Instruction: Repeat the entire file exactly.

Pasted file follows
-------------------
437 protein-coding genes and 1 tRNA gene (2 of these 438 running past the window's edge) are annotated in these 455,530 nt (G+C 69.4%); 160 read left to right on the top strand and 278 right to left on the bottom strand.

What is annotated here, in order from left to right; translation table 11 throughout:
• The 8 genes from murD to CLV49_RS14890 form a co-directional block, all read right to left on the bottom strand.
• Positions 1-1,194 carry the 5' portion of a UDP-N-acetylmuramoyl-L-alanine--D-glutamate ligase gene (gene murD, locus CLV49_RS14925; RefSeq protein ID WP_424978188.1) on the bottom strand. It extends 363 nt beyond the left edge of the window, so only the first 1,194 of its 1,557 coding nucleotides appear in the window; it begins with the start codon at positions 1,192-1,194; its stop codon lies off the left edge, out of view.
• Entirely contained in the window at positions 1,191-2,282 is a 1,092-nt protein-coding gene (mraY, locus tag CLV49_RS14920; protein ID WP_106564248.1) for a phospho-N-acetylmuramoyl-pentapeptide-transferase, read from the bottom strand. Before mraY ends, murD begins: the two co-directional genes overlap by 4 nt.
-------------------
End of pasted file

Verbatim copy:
437 protein-coding genes and 1 tRNA gene (2 of these 438 running past the window's edge) are annotated in these 455,530 nt (G+C 69.4%); 160 read left to right on the top strand and 278 right to left on the bottom strand.

What is annotated here, in order from left to right; translation table 11 throughout:
• The 8 genes from murD to CLV49_RS14890 form a co-directional block, all read right to left on the bottom strand.
• Positions 1-1,194 carry the 5' portion of a UDP-N-acetylmuramoyl-L-alanine--D-glutamate ligase gene (gene murD, locus CLV49_RS14925; RefSeq protein ID WP_424978188.1) on the bottom strand. It extends 363 nt beyond the left edge of the window, so only the first 1,194 of its 1,557 coding nucleotides appear in the window; it begins with the start codon at positions 1,192-1,194; its stop codon lies off the left edge, out of view.
• Entirely contained in the window at positions 1,191-2,282 is a 1,092-nt protein-coding gene (mraY, locus tag CLV49_RS14920; protein ID WP_106564248.1) for a phospho-N-acetylmuramoyl-pentapeptide-transferase, read from the bottom strand. Before mraY ends, murD begins: the two co-directional genes overlap by 4 nt.